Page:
Qom, 6 May: The Association of Instructor Alims teaching at e [as received] Qom Seminary schools [Qom Theological Seminary Lecturers' Association] issued a communique Saturday [5 May], reflecting their viewpoints regarding the upcoming presidential elections.

The Islamic Republic of Iran is referred to in the statement as a strong tree that was planted 23 years ago by the hands of the Iranians, led by the late Imam Khomeyni.

Presence of masses during the 8th presidential elections is encouraged in a part of the three-page communique, as obeying the late Imam's request regarding the nation's strong presence at all elections polls.

"Such a strong presence would depress the enemies of Islamic system and annul [as received] all their plots," say the Alims of the Qom Seminary. "It will also strengthen the foundations of our national sovereignty, which was reiterated in the supreme leader, Ayatollah [Ali] Khamene'i's new year message," they add.

Chanting "deviated mottoes" in order to take advantage of the religious tendencies of the faithful revolutionary Iranians "in order to secure certain factional tendencies" is demoted in a paragraph of the communique [sentence as received].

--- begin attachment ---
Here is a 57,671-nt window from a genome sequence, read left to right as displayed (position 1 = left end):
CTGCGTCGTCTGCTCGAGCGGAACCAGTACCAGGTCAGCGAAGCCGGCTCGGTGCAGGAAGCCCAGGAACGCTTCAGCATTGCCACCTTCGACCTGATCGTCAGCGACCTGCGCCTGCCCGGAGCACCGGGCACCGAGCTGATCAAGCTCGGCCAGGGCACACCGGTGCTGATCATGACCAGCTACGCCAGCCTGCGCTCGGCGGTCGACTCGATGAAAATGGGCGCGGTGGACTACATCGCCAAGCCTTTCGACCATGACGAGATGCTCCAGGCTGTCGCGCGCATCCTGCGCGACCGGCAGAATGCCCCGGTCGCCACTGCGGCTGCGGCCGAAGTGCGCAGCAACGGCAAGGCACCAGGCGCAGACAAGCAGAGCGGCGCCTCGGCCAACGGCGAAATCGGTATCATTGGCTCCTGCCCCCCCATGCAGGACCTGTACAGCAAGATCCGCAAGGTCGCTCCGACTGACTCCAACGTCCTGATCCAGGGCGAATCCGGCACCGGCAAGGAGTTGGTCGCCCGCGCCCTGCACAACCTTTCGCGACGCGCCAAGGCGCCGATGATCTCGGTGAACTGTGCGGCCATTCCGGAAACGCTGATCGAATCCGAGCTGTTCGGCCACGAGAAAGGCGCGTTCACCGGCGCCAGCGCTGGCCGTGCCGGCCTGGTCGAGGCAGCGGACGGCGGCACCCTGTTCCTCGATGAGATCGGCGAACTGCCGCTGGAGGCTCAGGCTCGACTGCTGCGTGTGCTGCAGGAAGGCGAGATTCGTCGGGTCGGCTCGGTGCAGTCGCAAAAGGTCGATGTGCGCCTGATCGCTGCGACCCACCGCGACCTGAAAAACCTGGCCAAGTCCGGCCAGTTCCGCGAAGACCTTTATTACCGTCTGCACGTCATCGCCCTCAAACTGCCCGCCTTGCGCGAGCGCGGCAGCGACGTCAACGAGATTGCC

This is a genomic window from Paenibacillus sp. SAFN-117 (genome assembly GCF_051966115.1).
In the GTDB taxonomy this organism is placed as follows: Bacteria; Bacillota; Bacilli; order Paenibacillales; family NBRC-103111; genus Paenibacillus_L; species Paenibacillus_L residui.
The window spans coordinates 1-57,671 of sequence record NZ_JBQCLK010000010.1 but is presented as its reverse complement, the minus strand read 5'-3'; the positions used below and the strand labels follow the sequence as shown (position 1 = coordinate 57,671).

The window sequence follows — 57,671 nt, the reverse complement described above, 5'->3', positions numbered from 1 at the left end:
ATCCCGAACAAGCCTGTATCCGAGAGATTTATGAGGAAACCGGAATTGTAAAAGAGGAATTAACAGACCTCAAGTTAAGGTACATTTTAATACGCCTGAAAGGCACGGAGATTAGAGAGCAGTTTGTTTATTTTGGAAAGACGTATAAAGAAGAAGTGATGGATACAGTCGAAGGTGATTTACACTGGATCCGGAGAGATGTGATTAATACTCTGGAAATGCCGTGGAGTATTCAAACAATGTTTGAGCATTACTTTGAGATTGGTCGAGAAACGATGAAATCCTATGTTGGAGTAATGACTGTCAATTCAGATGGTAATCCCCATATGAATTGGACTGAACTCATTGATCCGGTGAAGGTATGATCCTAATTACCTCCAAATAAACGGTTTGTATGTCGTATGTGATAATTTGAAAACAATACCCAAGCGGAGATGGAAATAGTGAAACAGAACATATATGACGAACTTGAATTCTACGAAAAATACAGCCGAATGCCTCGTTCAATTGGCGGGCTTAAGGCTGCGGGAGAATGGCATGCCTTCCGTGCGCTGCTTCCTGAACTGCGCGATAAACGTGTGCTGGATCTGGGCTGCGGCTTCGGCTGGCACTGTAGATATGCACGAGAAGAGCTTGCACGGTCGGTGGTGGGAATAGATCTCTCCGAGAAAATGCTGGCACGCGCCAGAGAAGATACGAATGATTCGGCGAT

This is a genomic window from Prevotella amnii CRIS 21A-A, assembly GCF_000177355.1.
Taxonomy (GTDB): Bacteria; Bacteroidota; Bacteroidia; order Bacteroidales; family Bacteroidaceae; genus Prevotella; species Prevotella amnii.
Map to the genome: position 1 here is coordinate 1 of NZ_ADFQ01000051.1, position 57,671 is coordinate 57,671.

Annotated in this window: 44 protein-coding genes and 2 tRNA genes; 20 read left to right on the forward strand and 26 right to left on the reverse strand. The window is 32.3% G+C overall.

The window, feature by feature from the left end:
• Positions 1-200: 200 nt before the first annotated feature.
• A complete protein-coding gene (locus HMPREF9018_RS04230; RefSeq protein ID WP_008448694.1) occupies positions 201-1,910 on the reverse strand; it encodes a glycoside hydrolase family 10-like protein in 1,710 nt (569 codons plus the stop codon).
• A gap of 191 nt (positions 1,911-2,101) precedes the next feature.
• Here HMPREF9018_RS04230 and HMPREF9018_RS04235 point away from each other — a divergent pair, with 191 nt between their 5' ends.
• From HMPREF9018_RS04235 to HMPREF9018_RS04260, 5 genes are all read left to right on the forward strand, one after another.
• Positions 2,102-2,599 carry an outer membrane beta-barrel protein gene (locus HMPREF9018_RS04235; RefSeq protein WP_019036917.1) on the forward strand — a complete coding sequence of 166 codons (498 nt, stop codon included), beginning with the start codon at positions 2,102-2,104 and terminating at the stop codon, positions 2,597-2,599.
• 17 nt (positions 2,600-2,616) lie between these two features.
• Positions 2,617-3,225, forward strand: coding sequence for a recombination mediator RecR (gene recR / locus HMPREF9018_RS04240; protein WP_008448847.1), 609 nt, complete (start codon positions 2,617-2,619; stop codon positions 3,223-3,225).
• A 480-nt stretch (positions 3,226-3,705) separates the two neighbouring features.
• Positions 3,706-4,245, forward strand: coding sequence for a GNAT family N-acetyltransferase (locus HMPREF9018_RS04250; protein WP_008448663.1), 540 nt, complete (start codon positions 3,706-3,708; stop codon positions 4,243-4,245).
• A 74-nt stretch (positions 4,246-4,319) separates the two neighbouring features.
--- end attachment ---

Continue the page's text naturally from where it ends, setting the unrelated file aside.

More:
The Alims have condemned propagating for the elections as a referendum in which one interpretation of Islam would prove more popular compared to another, a referendum in which the people's real intentions regarding the ruling system would be highlighted, incompetence of the religious administration and so on [sentence as received].

They have then asked: "What could the real intentions of those who propose such initiatives possibly be?"

The communique suggests the leftist presidential hopefuls to focus on poverty, unemployment, corruption and favouritism instead, which are the people's real problems, according to this certain group of the Qom Seminary clerics.

They have further warned the political parties that resort to such propagation, as promising more democratic conditions to the people, that not only the people will not be inclined towards them any longer if they would not abandon such policies, but the masses would get bored and leave them alone, too [sentence as received].

The Alims have requested the pious, reputable and prestigious personalities to nominate themselves for the president's post and to fully elaborate their viewpoints for the nation so that the ground would be paved for truly election [as received] of the very best (Aslah) candidate by the nation.